Introduction, Specifications, and Pricing
When it comes to cases from Azza, we have found they have been hit or miss in their designs. When things started out for them, a few of their solutions were on the gaudy side, trying to attract younger or uneducated chassis buyers. As time passed, things have changed, as their case designs have become more refined, and even now offer a lot of the features that most potential customers would find beneficial. We realize that when starting up a company, every solution cannot be a groundbreaking hit, but we are also pleased to see the progression Azza is making, bringing them closer and closer to more mainstream offerings.
The last chassis we saw from Azza was a tiny black and green case for M-ITX builds, but even in those tight confines, we were very pleased with the chassis and the types of gear we could install within it. While the script is now flipped to a full-tower chassis, this time around, that idea has not been lost. The outside of this latest design comes in three color options, which is much like the larger players in the game have been doing for some time now. Also with this exterior, we find an aggressive yet stylish design that reminds us of a few cases that have been a huge hit for other companies in the past. The interior also takes a step up in this offering, where the design is modular, tool-free for the most part, and in this particular version, we get bold splashes of orange that dress up not only the exterior but the interior as well.
Azza sent us the Nova 8000 full-tower chassis to have a look at this time. As we mentioned, it comes in three flavors. There is the CSAZ-8000B we have now, which is mostly black with orange accents. There is also an 8000W, which is white with black accents, and lastly, there is a gunmetal option in the 8000GM, which the entire chassis is shipped as one solid color. Azza is also trying something new in this chassis as it comes with a four-door design, and while they compartmentalized the design, this full-tower still offers room for all the gear you need to house in it, and can accommodate water cooling relatively easy. While Azza may not be a name that you normally think of right away for your next chassis purchase, the Nova full-tower is something we feel that may just break that mold and have you very interested.
The majority of the chassis is built from SECC steel and is then painted while some of the bits are made of ABS plastic. All three versions come with a tinted side window on the left of them, and you can fit a CPU air cooler behind it with a height of up to 190mm. These cases are not only capable of housing an ATX motherboard, but they can also house M-ATX motherboards, and even an E-ATX motherboard, which is more than most even consider. This chassis is 21.6" tall, 8.7" wide, is 22.6" deep, and all told when empty the Nova 8000 weighs in at 30 pounds.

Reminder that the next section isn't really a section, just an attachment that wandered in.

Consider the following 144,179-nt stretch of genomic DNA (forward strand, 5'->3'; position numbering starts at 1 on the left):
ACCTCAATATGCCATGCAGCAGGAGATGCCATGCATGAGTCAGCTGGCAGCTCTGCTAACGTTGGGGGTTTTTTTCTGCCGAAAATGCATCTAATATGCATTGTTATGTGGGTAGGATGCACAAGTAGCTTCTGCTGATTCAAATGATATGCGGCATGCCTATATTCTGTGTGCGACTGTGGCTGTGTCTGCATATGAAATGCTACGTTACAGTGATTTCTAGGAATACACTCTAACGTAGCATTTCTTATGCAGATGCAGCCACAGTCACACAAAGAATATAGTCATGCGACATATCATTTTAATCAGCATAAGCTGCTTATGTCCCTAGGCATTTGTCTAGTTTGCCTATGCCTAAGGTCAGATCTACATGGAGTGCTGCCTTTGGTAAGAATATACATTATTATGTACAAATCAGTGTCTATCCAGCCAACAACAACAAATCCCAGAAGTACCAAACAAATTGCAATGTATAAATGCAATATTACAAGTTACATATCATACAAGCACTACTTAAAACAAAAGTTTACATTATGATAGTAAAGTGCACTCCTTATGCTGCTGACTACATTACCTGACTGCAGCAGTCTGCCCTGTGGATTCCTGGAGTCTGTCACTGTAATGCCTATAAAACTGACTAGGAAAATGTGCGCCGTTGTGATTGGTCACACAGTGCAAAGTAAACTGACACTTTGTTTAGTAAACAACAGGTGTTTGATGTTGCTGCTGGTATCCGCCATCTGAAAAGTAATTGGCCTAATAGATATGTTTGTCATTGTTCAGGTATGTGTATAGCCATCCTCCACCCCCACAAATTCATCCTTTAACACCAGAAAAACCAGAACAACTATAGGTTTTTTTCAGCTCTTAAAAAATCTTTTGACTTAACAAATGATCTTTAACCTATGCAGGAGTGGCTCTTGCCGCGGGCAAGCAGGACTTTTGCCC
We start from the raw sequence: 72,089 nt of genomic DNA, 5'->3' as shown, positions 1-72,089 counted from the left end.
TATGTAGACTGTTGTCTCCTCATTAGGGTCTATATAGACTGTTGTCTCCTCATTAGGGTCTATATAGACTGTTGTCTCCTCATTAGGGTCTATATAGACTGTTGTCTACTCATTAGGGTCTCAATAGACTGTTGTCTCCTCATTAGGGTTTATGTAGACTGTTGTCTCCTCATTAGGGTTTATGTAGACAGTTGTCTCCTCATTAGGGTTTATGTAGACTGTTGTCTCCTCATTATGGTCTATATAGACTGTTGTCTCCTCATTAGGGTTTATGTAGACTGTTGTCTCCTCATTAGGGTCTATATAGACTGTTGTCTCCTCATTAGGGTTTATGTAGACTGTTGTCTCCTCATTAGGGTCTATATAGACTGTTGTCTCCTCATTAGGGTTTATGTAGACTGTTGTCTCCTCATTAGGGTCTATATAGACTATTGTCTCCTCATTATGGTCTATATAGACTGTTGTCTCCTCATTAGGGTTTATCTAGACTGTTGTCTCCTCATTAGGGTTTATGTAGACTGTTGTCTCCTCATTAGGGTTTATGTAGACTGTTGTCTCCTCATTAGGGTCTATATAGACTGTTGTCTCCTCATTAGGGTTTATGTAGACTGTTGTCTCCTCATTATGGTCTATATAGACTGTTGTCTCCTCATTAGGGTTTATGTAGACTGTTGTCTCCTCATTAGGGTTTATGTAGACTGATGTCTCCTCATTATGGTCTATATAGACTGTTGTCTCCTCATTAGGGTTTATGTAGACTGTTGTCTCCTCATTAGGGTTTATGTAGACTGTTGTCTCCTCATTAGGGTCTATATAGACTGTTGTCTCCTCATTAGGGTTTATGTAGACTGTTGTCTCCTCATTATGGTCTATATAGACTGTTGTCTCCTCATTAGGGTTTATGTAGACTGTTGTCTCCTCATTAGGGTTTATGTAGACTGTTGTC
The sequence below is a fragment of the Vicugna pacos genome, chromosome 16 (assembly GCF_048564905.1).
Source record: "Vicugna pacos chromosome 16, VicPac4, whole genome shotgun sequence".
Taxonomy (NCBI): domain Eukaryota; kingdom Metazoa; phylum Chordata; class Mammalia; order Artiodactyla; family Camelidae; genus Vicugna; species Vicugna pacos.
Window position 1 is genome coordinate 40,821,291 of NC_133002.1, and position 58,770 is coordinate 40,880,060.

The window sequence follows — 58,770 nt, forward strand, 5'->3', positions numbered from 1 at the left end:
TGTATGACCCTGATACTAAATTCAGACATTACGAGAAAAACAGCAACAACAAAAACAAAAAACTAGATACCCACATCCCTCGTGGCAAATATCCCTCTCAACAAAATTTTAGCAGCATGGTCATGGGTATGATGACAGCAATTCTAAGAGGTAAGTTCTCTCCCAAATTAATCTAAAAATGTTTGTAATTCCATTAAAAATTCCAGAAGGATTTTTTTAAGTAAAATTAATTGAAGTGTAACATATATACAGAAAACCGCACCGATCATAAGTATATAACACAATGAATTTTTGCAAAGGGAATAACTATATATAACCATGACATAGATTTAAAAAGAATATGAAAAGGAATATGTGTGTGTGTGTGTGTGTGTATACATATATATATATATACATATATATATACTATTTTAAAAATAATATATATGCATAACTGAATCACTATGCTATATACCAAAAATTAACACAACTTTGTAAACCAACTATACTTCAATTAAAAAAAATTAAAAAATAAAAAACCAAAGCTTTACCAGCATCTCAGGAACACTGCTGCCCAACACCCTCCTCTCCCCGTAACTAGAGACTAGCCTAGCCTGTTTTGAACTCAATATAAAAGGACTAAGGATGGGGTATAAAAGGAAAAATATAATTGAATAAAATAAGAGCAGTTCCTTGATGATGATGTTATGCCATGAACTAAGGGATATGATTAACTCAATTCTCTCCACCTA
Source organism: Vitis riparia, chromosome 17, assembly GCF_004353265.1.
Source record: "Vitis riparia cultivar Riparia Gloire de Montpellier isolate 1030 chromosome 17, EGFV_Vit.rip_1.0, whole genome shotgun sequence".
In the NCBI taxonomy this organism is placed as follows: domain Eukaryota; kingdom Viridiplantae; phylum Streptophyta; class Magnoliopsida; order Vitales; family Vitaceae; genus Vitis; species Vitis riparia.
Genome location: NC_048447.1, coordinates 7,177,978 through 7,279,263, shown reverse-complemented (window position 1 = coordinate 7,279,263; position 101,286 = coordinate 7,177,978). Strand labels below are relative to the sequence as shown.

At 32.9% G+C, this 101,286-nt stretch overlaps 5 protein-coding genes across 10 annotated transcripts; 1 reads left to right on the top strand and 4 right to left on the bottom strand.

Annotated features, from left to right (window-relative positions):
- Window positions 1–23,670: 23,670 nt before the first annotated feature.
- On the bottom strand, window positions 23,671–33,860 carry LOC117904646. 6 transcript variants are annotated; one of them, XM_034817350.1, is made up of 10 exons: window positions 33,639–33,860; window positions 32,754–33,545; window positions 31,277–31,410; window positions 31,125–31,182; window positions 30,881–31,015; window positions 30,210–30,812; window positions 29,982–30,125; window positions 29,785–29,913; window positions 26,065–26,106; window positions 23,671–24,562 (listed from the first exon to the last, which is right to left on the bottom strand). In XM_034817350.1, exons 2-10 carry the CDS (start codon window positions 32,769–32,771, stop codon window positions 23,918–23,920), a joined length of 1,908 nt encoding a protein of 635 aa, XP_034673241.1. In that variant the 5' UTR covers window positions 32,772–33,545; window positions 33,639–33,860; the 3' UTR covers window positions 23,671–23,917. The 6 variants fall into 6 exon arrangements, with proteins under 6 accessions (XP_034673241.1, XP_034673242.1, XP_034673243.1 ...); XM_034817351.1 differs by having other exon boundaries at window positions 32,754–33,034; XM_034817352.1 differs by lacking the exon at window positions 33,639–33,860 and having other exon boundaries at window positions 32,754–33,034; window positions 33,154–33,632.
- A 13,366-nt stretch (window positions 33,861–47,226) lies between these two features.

The front of the chassis offers four removable bay covers with 5.25" drive bays behind them for your optical drive or reservoir needs. Inside, the Nova offers room for a trio of 2.5" drives, and up to six 3.5" drives. In the back, there are nine expansions slots to fill with video cards and the like, and the front I/O panel offers up two USB 3.0 ports, a pair of USB 2.0 ports, HD Audio jacks, and even adds in a three stage fan controller as well.
Cooling inside of the chassis is offered in three locations. The front of the chassis is shipped with only a single 120mm LED fan in place, but can support two, and even a 240mm radiator if configured for it. The top of the chassis is shipped with a pair of 120mm fans in place, and they are raised into the top of the chassis. A third fan can be added to the top, and there is also room for a 360mm radiator. The rear of the chassis is the last location for cooling. The Nova is shipped with a 120mm fan and an orange plastic grill, but again, you can hand water cooling here if desired as well.
The last bits found at the bottom of the chart cover a few things you might need to know. We see that two of the four side panels are built to swing open. This allows access to the drive bays without the need to open up the larger side panels. This chassis can accommodate 360mm worth of video cards, and that there is a large cut-out for the CPU cooler to be easily installed or replaced, without the need to remove the motherboard from the Nova 8000.
Shopping for the Nova 8000, we found two listings. One of them is at Newegg, but currently, it is just a placeholder listing, as this listing shows no current stock available at this time. The other listing we found is at Amazon. Here we see that the chassis is sold from Azza, and the price listed on it is $129.99. Even though it is not contained in the Prime membership, free shipping is still offered with the Nova 8000. Considering everything this chassis is said to offer, and what it can house, we feel that the pricing is on point, and as long as the styling hits you right in this chassis, we feel that it is well worth the investment.
Chad's Chassis Test System Specifications
- Motherboard: GIGABYTE GA-Z68X-UD4-B3
- CPU: Intel Core i7 2600K (buy from Amazon)
- Cooler: Corsair H80i GT (buy from Amazon)
- Memory: G.Skill Ripjaws F3-12800CL6D-4GBXH
- Video Card: ZOTAC GeForce GTX 970 AMP. Extreme Edition (buy from Amazon)
- Storage: SuperSpeed 128GB SSD
- Power Supply: SilverStone SST-ST85F-G (buy from Amazon)
- OS: Microsoft Windows 7 Ultimate 64-bit (buy from Amazon)
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